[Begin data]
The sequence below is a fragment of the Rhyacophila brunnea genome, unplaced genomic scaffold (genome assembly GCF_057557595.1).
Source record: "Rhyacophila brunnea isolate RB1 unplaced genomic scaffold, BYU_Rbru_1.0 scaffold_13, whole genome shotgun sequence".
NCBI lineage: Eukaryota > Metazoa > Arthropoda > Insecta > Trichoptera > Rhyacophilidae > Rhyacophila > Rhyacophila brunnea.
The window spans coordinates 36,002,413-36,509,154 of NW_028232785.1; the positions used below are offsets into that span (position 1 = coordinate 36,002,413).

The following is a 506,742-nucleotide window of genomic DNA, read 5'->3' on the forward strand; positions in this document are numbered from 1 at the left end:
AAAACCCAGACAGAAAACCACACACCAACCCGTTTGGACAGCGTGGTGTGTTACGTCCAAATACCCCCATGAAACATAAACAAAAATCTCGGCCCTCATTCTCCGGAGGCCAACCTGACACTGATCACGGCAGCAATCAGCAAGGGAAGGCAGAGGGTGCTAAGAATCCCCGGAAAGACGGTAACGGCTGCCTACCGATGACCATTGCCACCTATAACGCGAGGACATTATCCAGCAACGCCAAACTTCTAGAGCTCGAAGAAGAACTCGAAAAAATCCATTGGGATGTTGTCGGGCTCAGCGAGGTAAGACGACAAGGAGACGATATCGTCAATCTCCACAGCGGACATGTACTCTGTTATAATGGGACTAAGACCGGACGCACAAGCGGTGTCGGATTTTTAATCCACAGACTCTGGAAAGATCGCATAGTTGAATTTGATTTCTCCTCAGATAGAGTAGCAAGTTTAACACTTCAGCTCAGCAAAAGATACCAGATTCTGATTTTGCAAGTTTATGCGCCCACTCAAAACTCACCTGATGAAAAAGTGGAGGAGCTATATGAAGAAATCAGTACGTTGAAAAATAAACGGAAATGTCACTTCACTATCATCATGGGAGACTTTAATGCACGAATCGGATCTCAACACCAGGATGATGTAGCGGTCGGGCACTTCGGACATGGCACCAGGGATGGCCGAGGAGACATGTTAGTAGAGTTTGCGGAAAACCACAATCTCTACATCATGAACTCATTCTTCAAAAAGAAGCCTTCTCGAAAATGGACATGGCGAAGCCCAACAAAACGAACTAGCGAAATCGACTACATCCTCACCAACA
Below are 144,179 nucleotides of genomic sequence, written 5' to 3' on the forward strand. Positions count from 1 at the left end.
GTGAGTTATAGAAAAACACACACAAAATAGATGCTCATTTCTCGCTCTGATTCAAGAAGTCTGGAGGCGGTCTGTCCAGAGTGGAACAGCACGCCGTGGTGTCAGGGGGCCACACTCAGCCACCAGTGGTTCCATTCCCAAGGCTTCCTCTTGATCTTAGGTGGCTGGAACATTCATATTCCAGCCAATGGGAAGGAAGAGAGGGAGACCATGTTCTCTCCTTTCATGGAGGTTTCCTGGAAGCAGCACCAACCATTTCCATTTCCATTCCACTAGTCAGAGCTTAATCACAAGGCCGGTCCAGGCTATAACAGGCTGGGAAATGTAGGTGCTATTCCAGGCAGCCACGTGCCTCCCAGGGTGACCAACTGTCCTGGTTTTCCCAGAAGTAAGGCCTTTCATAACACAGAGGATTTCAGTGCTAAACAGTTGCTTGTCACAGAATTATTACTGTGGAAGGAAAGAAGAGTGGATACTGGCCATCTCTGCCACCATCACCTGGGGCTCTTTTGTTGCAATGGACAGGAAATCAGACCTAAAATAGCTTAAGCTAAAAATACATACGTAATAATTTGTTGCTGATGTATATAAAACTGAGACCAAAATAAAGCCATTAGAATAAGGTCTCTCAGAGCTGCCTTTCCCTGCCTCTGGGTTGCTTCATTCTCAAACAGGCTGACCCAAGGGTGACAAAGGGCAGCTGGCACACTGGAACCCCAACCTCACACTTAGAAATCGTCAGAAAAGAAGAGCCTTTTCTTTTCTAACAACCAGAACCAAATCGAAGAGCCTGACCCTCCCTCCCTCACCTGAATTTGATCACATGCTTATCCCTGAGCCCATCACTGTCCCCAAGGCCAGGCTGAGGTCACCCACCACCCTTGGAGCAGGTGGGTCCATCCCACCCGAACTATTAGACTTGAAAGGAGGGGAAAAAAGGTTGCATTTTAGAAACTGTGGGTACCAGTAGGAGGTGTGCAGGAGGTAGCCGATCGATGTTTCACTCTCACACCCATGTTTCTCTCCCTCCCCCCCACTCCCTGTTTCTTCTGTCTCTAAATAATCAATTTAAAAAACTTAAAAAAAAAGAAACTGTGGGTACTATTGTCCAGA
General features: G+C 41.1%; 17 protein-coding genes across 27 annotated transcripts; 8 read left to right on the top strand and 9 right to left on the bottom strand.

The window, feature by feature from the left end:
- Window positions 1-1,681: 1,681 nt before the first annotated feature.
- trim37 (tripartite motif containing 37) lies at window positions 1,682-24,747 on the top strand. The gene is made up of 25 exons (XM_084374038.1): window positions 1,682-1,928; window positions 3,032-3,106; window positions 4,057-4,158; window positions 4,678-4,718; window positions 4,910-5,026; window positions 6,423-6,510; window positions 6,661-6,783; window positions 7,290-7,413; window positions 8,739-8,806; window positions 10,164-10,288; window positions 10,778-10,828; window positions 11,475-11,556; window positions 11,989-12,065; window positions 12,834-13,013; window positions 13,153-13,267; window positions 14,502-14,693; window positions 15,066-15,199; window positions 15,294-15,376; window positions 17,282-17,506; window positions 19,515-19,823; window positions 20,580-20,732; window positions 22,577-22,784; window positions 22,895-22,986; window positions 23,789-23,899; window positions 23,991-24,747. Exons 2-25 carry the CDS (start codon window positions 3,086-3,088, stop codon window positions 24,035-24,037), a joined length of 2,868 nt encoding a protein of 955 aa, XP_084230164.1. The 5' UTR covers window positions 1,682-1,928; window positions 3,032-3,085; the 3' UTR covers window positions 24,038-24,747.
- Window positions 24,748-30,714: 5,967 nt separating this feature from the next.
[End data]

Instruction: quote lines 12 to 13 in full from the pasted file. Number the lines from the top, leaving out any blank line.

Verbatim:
- trim37 (tripartite motif containing 37) lies at window positions 1,682-24,747 on the top strand. The gene is made up of 25 exons (XM_084374038.1): window positions 1,682-1,928; window positions 3,032-3,106; window positions 4,057-4,158; window positions 4,678-4,718; window positions 4,910-5,026; window positions 6,423-6,510; window positions 6,661-6,783; window positions 7,290-7,413; window positions 8,739-8,806; window positions 10,164-10,288; window positions 10,778-10,828; window positions 11,475-11,556; window positions 11,989-12,065; window positions 12,834-13,013; window positions 13,153-13,267; window positions 14,502-14,693; window positions 15,066-15,199; window positions 15,294-15,376; window positions 17,282-17,506; window positions 19,515-19,823; window positions 20,580-20,732; window positions 22,577-22,784; window positions 22,895-22,986; window positions 23,789-23,899; window positions 23,991-24,747. Exons 2-25 carry the CDS (start codon window positions 3,086-3,088, stop codon window positions 24,035-24,037), a joined length of 2,868 nt encoding a protein of 955 aa, XP_084230164.1. The 5' UTR covers window positions 1,682-1,928; window positions 3,032-3,085; the 3' UTR covers window positions 24,038-24,747.
- Window positions 24,748-30,714: 5,967 nt separating this feature from the next.